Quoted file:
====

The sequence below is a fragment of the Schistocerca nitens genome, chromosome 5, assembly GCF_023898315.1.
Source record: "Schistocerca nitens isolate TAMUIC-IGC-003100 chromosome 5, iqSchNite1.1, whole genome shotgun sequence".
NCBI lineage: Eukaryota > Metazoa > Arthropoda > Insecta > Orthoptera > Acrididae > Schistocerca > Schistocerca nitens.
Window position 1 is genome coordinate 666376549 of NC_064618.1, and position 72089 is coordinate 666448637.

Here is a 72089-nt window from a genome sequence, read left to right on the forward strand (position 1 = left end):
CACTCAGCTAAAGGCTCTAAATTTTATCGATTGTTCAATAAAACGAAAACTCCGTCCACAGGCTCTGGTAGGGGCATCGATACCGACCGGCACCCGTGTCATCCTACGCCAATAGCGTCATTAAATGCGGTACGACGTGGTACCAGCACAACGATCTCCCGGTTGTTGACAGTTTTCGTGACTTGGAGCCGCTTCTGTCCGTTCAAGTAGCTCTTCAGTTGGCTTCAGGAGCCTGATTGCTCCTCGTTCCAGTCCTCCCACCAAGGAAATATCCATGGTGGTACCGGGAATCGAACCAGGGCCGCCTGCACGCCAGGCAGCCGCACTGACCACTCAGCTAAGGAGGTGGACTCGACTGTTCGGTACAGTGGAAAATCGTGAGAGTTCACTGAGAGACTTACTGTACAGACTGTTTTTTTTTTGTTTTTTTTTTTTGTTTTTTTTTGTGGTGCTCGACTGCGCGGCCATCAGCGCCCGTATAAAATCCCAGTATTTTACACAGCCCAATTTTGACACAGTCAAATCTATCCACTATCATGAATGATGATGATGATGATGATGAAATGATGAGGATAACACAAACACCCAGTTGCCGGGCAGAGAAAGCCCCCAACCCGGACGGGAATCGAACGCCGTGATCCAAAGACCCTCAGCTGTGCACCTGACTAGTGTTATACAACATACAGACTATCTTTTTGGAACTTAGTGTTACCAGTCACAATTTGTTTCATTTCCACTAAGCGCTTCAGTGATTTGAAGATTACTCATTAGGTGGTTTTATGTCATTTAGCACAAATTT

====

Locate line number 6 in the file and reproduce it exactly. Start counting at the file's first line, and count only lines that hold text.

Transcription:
CACTCAGCTAAAGGCTCTAAATTTTATCGATTGTTCAATAAAACGAAAACTCCGTCCACAGGCTCTGGTAGGGGCATCGATACCGACCGGCACCCGTGTCATCCTACGCCAATAGCGTCATTAAATGCGGTACGACGTGGTACCAGCACAACGATCTCCCGGTTGTTGACAGTTTTCGTGACTTGGAGCCGCTTCTGTCCGTTCAAGTAGCTCTTCAGTTGGCTTCAGGAGCCTGATTGCTCCTCGTTCCAGTCCTCCCACCAAGGAAATATCCATGGTGGTACCGGGAATCGAACCAGGGCCGCCTGCACGCCAGGCAGCCGCACTGACCACTCAGCTAAGGAGGTGGACTCGACTGTTCGGTACAGTGGAAAATCGTGAGAGTTCACTGAGAGACTTACTGTACAGACTGTTTTTTTTTTGTTTTTTTTTTTTGTTTTTTTTTGTGGTGCTCGACTGCGCGGCCATCAGCGCCCGTATAAAATCCCAGTATTTTACACAGCCCAATTTTGACACAGTCAAATCTATCCACTATCATGAATGATGATGATGATGATGATGAAATGATGAGGATAACACAAACACCCAGTTGCCGGGCAGAGAAAGCCCCCAACCCGGACGGGAATCGAACGCCGTGATCCAAAGACCCTCAGCTGTGCACCTGACTAGTGTTATACAACATACAGACTATCTTTTTGGAACTTAGTGTTACCAGTCACAATTTGTTTCATTTCCACTAAGCGCTTCAGTGATTTGAAGATTACTCATTAGGTGGTTTTATGTCATTTAGCACAAATTT